Usually, he’s an eighth-grade history teacher. Maybe you know him as the college counselor. But armed with a pile of spreadsheets, a computer and 18 years of experience, he’s transformed. Chris Kuipers is the manager of his own pro football team.

So how has Kuipers kept his double-life secret for all this time?

It’s simple: fantasy football.

Kuipers, a fantasy veteran and a Minnesota Vikings fan since childhood, has been playing fantasy with the same friends since high school.

“(In the league), pride means more than anything, and it’s very competitive,” he said.

Kuipers who considers himself a “really good” player, said he approaches the game analytically. Not only does he look online at game and player statistics, but Kuipers also pays for an online fantasy football strategy subscription.

“I can’t tell you what it’s called because I don’t want my competitors to get it!” he said.

When it comes to the draft, Kuipers focuses on “positional scarcity.”

Essentially, for certain positions like quarterback, there are a lot of good players that are available, he said.

But for positions like running back, there are fewer players that will end up doing well.

Thus it makes sense to pick positions with fewer good players first, and then move on to positions with more volume, such as quarterbacks.

Kuipers manages and applies his strategy to all three of the leagues he’s in, including the SCDS faculty league, which began last year.

“It was just water cooler talk, and a couple of us that are into football decided to start it,” athletic director Matt Vargo (number one in the league at press time) said.

Last year, the league was comprised of 10 faculty members from volleyball coach Jason Kreps to Michael Cvetich, technology support specialist.

This year, the league is up to 12 players, having added Tucker Foehl, assistant head for strategic programs, and Glenn Mangold, math and physics teacher.

In the faculty league, Kreps finds that luck plays a large role.

“I’m a competitive person, but it really comes down to luck,” he said.

Brooke Wells, head of high school, a second-year fantasy player in the faculty league, agrees.

“At least for me, it seems like (winning) is only luck,” Wells said.

“I bench one guy, and he does really well one week. I put him in the next, and he does really poorly.”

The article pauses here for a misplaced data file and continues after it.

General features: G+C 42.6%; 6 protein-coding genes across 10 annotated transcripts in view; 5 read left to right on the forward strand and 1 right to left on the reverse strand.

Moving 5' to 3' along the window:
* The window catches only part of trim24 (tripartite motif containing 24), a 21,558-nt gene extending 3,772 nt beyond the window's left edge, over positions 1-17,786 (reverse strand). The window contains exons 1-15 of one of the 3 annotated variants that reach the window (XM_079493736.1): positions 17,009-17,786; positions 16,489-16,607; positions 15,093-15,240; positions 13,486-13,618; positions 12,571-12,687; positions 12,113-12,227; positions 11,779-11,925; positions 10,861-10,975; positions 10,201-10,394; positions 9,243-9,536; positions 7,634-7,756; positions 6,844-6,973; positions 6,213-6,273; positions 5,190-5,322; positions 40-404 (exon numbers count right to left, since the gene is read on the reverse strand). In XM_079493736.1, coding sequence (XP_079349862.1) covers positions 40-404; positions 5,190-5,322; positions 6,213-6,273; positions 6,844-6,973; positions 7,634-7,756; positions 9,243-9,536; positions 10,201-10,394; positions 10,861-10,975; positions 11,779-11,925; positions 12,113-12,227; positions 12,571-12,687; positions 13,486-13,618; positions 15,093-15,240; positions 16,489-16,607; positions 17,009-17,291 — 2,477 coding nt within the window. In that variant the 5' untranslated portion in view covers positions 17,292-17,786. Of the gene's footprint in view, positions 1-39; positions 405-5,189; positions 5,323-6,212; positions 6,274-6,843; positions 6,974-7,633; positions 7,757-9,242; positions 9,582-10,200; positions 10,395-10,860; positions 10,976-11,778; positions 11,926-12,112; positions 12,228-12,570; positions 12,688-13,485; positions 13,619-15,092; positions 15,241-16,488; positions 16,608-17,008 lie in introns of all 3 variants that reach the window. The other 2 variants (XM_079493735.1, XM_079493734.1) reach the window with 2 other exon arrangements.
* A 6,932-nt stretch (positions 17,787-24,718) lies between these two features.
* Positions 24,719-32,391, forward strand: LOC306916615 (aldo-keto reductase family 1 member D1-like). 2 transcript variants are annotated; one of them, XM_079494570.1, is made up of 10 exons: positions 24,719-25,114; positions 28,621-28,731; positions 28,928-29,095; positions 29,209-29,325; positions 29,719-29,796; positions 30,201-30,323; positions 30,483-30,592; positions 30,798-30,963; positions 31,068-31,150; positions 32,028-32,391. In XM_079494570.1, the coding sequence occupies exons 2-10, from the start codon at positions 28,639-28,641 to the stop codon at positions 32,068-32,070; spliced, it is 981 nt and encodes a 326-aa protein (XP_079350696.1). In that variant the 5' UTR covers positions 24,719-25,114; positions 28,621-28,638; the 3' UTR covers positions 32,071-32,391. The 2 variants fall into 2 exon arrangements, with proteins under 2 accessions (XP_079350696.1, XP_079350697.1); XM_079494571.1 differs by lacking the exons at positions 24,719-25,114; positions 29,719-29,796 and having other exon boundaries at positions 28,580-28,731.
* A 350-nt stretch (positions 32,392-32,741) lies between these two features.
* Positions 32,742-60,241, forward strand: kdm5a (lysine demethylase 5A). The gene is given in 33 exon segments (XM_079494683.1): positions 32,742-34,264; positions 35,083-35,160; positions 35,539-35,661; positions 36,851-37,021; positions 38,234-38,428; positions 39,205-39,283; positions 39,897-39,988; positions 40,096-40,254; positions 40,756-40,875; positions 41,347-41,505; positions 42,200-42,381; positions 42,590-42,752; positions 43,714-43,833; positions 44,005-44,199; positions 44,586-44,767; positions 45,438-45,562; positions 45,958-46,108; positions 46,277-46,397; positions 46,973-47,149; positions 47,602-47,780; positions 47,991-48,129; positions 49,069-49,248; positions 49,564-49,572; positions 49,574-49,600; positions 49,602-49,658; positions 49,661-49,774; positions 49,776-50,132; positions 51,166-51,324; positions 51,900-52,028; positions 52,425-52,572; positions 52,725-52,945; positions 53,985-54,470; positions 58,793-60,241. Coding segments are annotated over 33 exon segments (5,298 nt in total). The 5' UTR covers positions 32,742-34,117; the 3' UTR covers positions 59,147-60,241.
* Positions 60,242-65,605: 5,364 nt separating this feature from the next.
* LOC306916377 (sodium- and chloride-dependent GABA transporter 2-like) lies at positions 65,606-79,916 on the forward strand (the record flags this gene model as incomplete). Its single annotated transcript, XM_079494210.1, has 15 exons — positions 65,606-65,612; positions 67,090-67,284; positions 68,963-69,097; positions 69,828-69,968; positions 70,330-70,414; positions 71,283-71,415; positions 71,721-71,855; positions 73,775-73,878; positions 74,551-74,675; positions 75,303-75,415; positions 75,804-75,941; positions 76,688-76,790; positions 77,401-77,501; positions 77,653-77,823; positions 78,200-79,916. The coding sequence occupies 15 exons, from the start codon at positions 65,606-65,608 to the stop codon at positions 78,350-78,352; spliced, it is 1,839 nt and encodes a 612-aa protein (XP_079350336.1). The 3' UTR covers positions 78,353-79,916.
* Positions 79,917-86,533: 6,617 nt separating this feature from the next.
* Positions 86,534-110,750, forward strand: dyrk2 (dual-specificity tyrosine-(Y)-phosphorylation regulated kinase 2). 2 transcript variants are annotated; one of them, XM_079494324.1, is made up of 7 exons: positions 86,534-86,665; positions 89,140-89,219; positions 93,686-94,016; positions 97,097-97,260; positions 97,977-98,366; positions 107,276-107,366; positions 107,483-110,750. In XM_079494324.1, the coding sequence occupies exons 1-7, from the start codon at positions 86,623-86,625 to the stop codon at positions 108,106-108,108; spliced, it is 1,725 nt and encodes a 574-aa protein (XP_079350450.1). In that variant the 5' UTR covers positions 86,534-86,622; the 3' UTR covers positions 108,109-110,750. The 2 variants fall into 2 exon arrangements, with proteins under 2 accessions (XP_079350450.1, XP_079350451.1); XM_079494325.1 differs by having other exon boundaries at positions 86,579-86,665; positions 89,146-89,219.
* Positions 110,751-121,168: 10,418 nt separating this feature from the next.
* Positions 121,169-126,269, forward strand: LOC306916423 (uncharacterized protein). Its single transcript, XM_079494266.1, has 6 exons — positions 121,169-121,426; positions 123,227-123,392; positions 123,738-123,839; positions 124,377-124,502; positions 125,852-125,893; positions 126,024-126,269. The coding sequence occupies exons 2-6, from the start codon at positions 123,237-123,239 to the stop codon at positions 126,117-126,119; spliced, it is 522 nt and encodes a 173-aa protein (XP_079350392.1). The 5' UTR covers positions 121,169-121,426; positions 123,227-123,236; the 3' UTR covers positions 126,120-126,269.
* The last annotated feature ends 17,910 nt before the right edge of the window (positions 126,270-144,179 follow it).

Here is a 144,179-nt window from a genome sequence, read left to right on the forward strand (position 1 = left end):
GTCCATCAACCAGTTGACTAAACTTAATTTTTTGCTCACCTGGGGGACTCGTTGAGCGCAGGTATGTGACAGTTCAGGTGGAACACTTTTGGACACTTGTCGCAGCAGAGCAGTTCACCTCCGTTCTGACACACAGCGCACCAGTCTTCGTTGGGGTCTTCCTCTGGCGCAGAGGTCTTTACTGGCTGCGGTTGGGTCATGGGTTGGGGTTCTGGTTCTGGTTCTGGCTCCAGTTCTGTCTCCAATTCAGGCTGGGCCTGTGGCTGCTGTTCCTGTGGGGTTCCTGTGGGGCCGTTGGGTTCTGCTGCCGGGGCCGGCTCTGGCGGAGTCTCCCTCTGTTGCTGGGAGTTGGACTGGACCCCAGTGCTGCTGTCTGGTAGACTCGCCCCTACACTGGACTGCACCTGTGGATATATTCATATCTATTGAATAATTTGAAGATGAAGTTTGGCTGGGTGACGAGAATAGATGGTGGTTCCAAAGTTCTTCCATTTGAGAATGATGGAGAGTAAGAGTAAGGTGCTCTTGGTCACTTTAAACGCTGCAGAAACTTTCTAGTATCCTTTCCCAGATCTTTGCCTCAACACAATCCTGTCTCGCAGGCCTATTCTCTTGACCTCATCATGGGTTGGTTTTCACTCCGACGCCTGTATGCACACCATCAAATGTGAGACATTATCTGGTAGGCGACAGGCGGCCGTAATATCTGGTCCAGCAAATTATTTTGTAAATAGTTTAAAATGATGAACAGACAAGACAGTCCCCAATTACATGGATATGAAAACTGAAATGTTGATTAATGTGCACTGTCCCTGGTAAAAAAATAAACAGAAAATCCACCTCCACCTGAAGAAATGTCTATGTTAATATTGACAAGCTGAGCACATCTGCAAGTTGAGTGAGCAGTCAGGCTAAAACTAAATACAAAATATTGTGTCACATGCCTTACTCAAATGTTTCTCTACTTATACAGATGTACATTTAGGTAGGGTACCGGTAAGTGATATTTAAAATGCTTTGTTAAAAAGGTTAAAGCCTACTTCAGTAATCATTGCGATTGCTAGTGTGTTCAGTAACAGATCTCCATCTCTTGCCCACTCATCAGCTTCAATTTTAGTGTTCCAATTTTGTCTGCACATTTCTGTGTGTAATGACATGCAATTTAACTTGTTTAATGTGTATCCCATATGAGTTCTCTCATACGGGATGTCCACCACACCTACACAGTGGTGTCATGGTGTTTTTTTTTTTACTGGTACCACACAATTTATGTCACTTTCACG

But Mangold doesn’t rely on luck. He has the fourth best record in the league, beating fantasy veterans like Kuipers.

“(For the draft) we joked that he was at home running algorithms on his computer,” Kuipers said.

Mangold says that he’s been a Pittsburgh Steelers fan since childhood, and while he doesn’t have a TV, he subscribes to an online streaming service to catch every Steelers game.

But on top of just knowing how the game is played, Mangold’s strategy is simple—like Kuipers, he reads online expert football columns and uses their advice.

Another unlikely front runner is Hannah Frank, head of accounts payable and purchasing, a second-year player who finished 11th last year, but now has the second best record in the league.

Frank says she’s been a New York Giants’ fan since she was a teenager.

“I grew up in a household of 49ers fans, and I chose the Giants to be different,” she said.

Apart from winning, many fantasy players find that the game helps them stay in touch with old friends.

“(In my high-school league,) it kind of forces me to send a note to my friends,” said Kuipers, who continues to stay in touch with his early fantasy friends from 18 years ago.

Kreps, who began playing fantasy nearly a decade ago with college friends, also finds the social aspect to be one of the more enjoyable parts of the game.

In fact, Kreps says he just reconnected with an old friend from high school because of the league.

Also, fantasy football allows Kreps to have something in common with other co-workers, he says.

“It’s cool that we have people like Jay (Holman) from maintenance and Hannah (Frank) from the office all playing in the same league,” he said.

Also, Kreps plays fantasy because it allows him to get more involved with the game.

Since he has a lot of different players on different teams, he has a reason to watch more real games, he said.

This was Mangold’s biggest reason for joining the fantasy league.

“(Before fantasy), I knew all the rules and all about the Steelers, but I didn’t know players on other teams,”  he said.

In fact, Mangold made sure he didn’t draft Steelers players, so that he could learn about as many other teams as possible.

But the faculty aren’t the only ones playing fantasy.

Sophomore Adam Dean said that he plays for the trash talk—a large part of fantasy.

“Players in our league will say stuff like, ‘Might have to change your name to Dunkin’ ‘cause you have so many donuts (player that don’t yield points),” he said.

However, Wells says that in the faculty league, there isn’t much trash talk.

“We don’t have a lot of teasers in the league,” Wells said.

“I can’t imagine Mr. Mangold saying something like that.”

But no trash talk doesn’t mean the faculty aren’t competitive, Kuipers said.

“I’m going to beat Vargo, and you can quote me on that,” he said.

Previously published in the print edition on Nov. 25, 2014.

 

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